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Police chiefs accused over unarmed man’s killing by firearms officer

An inquiry found the officer might not have misinterpreted Anthony Grainger’s actions if commanders had competently organised the firearms deployment.

Anthony Grainger was shot dead by a Greater Manchester Police firearms officer through the windscreen of a stolen car (IPCC/PA)
Anthony Grainger was shot dead by a Greater Manchester Police firearms officer through the windscreen of a stolen car (IPCC/PA)

A police officer might not have shot dead an unarmed man if senior commanders had competently organised a firearms deployment, a public inquiry has found.

Father-of-two Anthony Grainger, 36, from Bolton, was behind the wheel of a stolen Audi in Culcheth, Cheshire, when a Greater Manchester Police (GMP) officer, referred to in court as Q9, fired his Heckler & Koch MP5 submachine gun.

During 15 weeks of evidence in 2017, Q9 told Liverpool Crown Court from behind a screen that he believed Mr Grainger had reached down as if to grab a firearm.

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Anthony Grainger’s mother Marina speaks to the media outside Liverpool Crown Court (Peter Byrne/PA)

But the inquiry heard that no firearms were found on Mr Grainger or in the stationary vehicle in n a public car park off Jackson Avenue in the early evening of March 3 2012.

Grainger and one of his two passengers, David Totton, had for some weeks been the subject of a GMP operation – Operation Shire – which was investigating their suspected involvement in commercial robberies.

In his report, Judge Thomas Teague QC concluded: “Q9 shot Mr Grainger in the honestly held belief that he was reaching for a firearm with the intention of discharging it at Q9’s colleagues. That belief was, however, incorrect.

“When Mr Grainger disobeyed Q9’s instruction to show his hands, he was probably reaching for the driver’s door handle in order to get out of the Audi.

“Had GMP’s firearms commanders adopted disruption as a tactical option, as they should have done, they would have avoided the risks occasioned by decisive intervention.

“Had they planned, briefed and conducted the deployment competently, Q9 would have been less likely to misinterpret Mr Grainger’s actions and might not have shot him.”

On four out of the five days before March 3 at about the same hour, the Audi had travelled from Salford to the same part of Culcheth and back.

This activity led to the deployment of firearms officers in anticipation that the surveillance subjects were planning to stage a “hostage” robbery at commercial premises.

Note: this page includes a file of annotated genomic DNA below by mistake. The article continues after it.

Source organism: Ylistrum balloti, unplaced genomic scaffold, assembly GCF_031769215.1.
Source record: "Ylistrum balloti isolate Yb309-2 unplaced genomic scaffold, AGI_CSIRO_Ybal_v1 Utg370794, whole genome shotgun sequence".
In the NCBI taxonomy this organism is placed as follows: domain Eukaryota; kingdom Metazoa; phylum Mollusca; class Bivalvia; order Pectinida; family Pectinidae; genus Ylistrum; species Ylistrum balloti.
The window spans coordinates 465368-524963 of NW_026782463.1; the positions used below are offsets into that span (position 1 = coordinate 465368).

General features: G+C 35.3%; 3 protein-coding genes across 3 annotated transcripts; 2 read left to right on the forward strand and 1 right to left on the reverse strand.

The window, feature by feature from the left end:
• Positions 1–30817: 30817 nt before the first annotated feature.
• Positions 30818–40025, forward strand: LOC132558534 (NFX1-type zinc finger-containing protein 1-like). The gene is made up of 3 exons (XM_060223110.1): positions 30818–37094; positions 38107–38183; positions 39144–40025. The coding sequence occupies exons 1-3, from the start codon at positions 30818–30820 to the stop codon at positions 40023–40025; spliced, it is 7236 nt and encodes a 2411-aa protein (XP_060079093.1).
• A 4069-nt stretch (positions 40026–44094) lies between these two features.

On the evening of March 3, a team of firearms officers attempted to arrest them in the Audi, also containing a third man, Joseph Travers.

All three men were wearing gloves and Mr Totton and Mr Travers were wearing hats that could be rolled down to form face masks.

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Inquiry chairman Judge Thomas Teague QC (Peter Byrne/PA)

Judge Teague pointed out there was no intelligence to suggest on this occasion they were armed or had access to firearms.

He said: “While their visit to Culcheth on March 3 was undoubtedly linked to serious crime, its purpose was probably not to commit a commercial robbery that evening. It was almost certainly in connection with a future robbery, perhaps to conduct reconnaissance or to steal a car for use in the course of such a robbery.

“Mr Grainger died because GMP failed to authorise, plan or conduct the MASTS (mobile armed support to surveillance) on March 3 in such a way as to minimise, to the greatest extent possible, recourse to the use of lethal force.”

Among the failures were:

– The force did not create or develop an accurate intelligence profile of Mr Grainger, relying instead on a profile that gave a “distorted and exaggerated view” of the nature and extent of the threat he presented.

– GMP failed to ensure all those who commanded and participated in the MASTS operation were occupationally and operationally competent to fulfil their designated roles. The inquiry heard both the tactical firearms commander and the operational firearms commander had recently failed specialist training courses.

– Commanders briefed the firearms officers incompetently in that they failed to inform there was no current intelligence to suggest any of the operation’s subjects would be armed or have access to firearms. They also wrongly briefed that one of the subjects had days earlier been in possession of a hacksaw thereby reinforcing the mistaken theory of a hostage robbery.

– Commanders failed to reappraise the intentions of the subjects after the last cash delivery of the day at the suspected target had taken place without incident, and failed to consider whether police officers should have taken immediate steps to disrupt any intended criminal activity without attempting any arrests.

PA

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